PERFUME IN HISTORY: EGYPT (I)
We know very well how perfumes are today. We know them as liquids and solids, the liquid state being the most widespread. Diluted in alcohol, in vegetable oils, in fat or even in water. How they were used in ancient Egypt is far from the way we use them today.
Nefertum and Shesmu, gods of scents and ointments
The Egyptians considered the sense of smell to be the most important of all.
Above all others, it was considered that all pleasures came from smell. This can easily be seen in hieroglyphs, where whenever they wanted to convey happiness, they used the symbol of the nose, which translates as smell.
When they had to receive the gods, they always did so perfumed with a very sweet perfume, called “divine sweat”, and, likewise, the temples had to be perfumed with myrrh and incense to ennoble the gods.
Besides the well-known Amun, Ra, Osiris, Horus, Isis, Anubis, Seth and Hathor, there were other gods, whom they worshipped. They were destined for other tasks, but were no less important for that.
Nefertum, who is depicted as a child with a lotus flower on his head.
This lotus flower, which blooms at sunrise, sinks into the water at sunset, and repeats the cycle again the next day as the Sun, which is also what it was called.
Nefertum was the god of aromas, ointments, and misnamed nowadays, god of perfumes. For as we know them today, it is a far cry from what they were like.
Shesmu, with an anthropomorphic form and a falcon’s head, much more terrifying than Nefertum, since this god was known in the temples of Edfu and Dendera as “Master of perfumes”. But his quality as a “perfumer” was far from what we might think. For this god pressed the bodies of sinners to obtain a juice, which he offered to the deceased to give them strength. He was also known as the god of wine and wine cellars.
How were the perfumes in ancient Egypt?
The inhabitants of ancient Egypt were very curious and loved to smell everything, and they soon realised that they could carry those smells in their bodies if they could fix it in them. So the ointments they used to perfume themselves were created with animal and vegetable fats to which they added those flowers, plants, woods, fruits and seeds, which they had previously squeezed by different methods. Some of these methods, such as enfleurage, are still used today.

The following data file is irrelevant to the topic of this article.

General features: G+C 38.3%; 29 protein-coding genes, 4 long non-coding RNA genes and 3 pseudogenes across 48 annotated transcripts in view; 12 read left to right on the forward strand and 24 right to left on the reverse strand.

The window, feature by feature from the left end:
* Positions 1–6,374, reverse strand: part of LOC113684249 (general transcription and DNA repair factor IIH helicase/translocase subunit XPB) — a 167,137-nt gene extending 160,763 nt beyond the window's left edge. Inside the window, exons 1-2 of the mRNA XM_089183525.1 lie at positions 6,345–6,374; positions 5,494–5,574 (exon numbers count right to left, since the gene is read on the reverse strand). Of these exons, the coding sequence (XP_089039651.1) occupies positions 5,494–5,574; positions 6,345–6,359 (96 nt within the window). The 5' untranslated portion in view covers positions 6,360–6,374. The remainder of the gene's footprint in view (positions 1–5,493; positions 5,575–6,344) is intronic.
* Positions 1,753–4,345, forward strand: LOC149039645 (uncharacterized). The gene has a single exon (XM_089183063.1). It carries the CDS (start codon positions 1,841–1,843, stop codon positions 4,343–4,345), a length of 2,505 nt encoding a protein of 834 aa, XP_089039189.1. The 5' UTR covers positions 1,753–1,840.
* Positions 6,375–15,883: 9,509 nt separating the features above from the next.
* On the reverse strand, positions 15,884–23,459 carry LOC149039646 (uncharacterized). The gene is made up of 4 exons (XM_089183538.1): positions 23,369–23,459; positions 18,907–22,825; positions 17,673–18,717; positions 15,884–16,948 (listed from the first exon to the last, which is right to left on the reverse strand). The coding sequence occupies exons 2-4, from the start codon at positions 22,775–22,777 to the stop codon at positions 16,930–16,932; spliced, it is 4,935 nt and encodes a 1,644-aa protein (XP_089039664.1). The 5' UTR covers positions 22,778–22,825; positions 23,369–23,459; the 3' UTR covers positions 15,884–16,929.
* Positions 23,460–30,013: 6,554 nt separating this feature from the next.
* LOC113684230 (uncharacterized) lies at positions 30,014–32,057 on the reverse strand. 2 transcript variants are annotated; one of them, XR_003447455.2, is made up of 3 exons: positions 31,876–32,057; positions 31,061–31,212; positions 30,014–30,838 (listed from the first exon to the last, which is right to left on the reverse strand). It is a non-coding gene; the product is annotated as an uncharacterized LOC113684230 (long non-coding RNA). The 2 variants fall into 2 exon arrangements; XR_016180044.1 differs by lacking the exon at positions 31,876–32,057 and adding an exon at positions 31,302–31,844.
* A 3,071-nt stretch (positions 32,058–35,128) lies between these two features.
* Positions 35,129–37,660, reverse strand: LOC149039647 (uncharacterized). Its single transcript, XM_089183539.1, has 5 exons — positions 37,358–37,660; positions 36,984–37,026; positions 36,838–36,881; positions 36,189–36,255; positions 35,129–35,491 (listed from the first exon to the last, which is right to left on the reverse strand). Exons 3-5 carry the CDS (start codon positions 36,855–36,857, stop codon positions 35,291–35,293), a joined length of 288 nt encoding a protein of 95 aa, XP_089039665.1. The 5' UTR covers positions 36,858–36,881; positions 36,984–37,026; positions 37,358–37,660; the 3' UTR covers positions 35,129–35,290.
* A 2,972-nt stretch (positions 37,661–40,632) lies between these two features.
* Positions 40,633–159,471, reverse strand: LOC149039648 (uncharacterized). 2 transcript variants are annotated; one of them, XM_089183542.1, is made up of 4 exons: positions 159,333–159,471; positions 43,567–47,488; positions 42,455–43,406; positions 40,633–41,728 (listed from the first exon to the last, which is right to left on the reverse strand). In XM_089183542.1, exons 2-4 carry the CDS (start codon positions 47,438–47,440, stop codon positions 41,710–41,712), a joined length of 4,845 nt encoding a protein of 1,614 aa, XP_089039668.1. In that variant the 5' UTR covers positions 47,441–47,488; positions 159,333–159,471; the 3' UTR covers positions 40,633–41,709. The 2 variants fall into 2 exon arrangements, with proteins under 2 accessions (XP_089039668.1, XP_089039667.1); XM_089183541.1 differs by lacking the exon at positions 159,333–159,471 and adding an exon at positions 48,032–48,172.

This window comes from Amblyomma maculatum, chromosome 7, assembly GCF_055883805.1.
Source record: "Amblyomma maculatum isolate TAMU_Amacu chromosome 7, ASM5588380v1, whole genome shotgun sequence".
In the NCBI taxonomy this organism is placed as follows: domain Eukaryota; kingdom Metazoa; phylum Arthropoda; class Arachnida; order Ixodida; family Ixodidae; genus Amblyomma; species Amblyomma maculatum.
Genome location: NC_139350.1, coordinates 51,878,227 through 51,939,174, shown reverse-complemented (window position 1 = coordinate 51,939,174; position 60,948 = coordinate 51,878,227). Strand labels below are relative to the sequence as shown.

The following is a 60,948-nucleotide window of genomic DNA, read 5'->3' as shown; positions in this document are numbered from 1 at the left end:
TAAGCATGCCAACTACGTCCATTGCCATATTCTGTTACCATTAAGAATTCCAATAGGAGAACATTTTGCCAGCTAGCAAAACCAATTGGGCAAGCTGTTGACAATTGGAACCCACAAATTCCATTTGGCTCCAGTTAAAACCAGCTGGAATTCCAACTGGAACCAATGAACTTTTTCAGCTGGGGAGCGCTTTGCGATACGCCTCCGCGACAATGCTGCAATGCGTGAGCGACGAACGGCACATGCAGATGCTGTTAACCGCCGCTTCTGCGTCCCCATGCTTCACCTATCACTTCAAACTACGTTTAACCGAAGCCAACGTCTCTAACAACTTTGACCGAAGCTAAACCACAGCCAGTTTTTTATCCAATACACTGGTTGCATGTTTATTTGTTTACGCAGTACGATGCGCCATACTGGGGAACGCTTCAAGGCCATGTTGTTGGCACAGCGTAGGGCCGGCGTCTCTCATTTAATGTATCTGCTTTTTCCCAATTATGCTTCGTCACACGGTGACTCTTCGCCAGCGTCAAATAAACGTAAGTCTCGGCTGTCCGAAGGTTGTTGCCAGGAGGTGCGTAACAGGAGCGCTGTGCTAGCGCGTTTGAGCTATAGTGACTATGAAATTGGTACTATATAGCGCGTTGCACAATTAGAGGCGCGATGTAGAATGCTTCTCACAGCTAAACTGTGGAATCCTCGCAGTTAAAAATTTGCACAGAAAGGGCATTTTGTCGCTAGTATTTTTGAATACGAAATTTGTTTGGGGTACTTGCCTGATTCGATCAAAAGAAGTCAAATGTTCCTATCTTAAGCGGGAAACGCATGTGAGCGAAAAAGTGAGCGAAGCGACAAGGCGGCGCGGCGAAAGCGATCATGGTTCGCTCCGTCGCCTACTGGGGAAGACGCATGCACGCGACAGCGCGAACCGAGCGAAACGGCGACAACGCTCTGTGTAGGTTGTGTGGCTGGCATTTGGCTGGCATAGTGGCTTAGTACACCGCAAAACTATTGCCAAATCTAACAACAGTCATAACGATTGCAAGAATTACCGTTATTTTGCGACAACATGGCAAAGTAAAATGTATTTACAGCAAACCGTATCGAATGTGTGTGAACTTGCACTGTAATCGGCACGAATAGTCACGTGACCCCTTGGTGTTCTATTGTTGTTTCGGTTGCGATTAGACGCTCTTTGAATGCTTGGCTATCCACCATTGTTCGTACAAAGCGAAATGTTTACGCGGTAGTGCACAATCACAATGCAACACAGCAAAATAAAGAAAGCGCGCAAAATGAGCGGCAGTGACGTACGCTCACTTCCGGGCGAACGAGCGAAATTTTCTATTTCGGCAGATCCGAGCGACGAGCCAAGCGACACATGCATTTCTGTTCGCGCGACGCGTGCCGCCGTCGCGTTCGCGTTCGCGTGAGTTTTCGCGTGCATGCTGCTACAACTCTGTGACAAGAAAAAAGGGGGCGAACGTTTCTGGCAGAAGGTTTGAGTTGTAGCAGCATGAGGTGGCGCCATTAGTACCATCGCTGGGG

Ancient Egyptian society was very conceited, so much so that they took care of their physical appearance in a way that the Greeks later continued. Elegant clothes, make-up, wigs, jewellery and perfumed ointments were widely used. These perfumes were worth more than any jewellery. They were highly prized, and there were perfumes exclusive to Egyptian high society. This is also the case today if we contrast it with the more exclusive niche perfumery.
The perfume was preserved in beautifully ornamented, highly decorated and opaque bottles to prevent degradation by the sun.
The heat in this country may have been the reason why there was an interest in creating perfumed ointments, as the sweat caused them to acquire unpleasant smells.
Perfumes that are still widely used today are Kyphi and Tyriac.
Perfumes for autumn/winter, based on the favourite olfactory notes of Ancient Egypt.
The Egyptians used different substances to scent their creations, such as iris, iris, lily, myrtle, white lotus, mint, marjoram, dill and flowers of different varieties of acacia. They were very restless in the formulation of their perfumes, and if they had to make expeditions to distant lands to obtain new raw materials, they did so.
As you can see, our current formulations with their olfactory families of perfumes are different, but not exaggeratedly so.
I am a lover of history, and the Ancient Egypt Museum in Barcelona, for example, is marvellous. If you haven’t had the chance to visit it, it’s a great experience.
To conclude, I would like to recommend some perfumes from the Daring Light perfume shop, based on the notes preferred by this wonderful and ancient society, which are many more than the ones I have mentioned.
Great olfactory experiences and that you can easily get in your favourite perfume shop, Daring Light, are:
VOLUME I by History in Drops by Daniel Josier
Mystery Oud by Daniel Josier
Kaleidoscope by Daniel Josier
Luxor by Xerjoff
Istanbul’s Soul by ALGHABRA Parfums
Alexandria II by Xerjoff
Without further ado, I invite you to an upcoming blog post by Daring Light, niche perfumes Barcelona.
Strength and health!
Sergio Martínez Anaya